•••••

PENETRALIA

[Penetralia, 1992]

 

Like nearly all of death metal’s vanguard cohort, Hypocrisy’s debut was a notably cruder, messier, and more violent outburst than much of what would follow. Nevertheless, Penetralia‘s colossal album-closing title track has enough of both the rawness that the everything-was-better-on-the-first-demo nerds crave and the germinal sophistication that would catapult Hypocrisy into a fairly elite rank of melodic-leaning DEATH metal bands in a few short years. After its too-long atmospheric intro, the song kicks into some fiercely Kreator/Slayer-styled carpal tunnel riffing and two-step drumming, but it’s the midsection – a restrained semi-gallop that gradually builds back up with layers of guitars, guttural snarls, and a return of the keys from the intro – that reveals Hypocrisy already as a band with some progression behind their aggression.

[DANHAMMER OBSTKRIEG]

•••••

APOCALYPSE

[The Fourth Dimension, 1994]

 

The Fourth Dimension was a major step towards Hypocrisy becoming HYPOCRISY for many listeners. This was when Peter Tägtgren took over on lead vocals; this is where melody took a greater role in the songwriting; and this is where they fully indulged their DOOM side. “Apocalypse” is without a doubt one of the finest doom/death songs ever written, and likely the bleakest, most harrowing song of Hypocrisy’s career. A simple and very lonely keyboard line opens the song before other elements – monolithic riffs, Tägtgren’s unrefined-at-this-stage growls, and hints of melody – show their faces. The music is so barren, so absolutely desolate that the would-be-typical antichristian lyrics are given extra purpose by their surroundings. This was more than just another metal song rebelling against religion—this was a metal song calling out religion for what it is: ruin.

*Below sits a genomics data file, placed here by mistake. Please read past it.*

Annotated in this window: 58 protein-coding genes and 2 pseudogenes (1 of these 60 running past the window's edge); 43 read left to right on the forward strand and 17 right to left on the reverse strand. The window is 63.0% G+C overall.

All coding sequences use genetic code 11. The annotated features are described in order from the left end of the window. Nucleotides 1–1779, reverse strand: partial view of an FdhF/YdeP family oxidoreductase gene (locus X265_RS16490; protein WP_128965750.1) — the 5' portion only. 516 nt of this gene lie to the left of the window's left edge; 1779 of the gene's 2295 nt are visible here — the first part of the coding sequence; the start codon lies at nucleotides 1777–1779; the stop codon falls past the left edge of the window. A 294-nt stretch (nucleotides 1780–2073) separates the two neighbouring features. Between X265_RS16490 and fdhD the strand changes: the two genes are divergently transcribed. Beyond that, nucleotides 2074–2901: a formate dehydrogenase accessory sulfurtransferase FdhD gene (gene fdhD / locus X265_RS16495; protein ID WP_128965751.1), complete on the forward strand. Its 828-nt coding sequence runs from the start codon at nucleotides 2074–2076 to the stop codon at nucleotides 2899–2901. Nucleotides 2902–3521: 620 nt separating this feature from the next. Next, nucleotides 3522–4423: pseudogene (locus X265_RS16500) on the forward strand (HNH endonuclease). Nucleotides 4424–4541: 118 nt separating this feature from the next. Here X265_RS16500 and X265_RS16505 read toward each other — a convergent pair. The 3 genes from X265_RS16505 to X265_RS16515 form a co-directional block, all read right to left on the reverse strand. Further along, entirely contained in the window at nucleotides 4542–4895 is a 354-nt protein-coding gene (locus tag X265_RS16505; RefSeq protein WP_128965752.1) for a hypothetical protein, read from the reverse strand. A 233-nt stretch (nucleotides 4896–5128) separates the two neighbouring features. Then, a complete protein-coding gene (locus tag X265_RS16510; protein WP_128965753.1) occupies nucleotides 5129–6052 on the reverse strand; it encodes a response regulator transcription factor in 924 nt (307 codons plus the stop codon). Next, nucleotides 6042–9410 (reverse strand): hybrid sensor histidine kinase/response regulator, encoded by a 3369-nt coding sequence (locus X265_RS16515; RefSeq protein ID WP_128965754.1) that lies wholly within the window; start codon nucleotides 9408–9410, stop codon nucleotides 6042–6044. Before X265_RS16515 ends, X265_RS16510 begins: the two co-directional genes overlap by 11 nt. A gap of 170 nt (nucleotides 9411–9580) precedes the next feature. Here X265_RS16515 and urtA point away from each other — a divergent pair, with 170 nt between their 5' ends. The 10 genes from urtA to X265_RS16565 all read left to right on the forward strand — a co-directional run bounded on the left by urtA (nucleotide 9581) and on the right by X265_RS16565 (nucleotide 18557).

[ZACH DUVALL]

•••••

Posted by Last Rites

GENERALLY IMPRESSED WITH RIFFS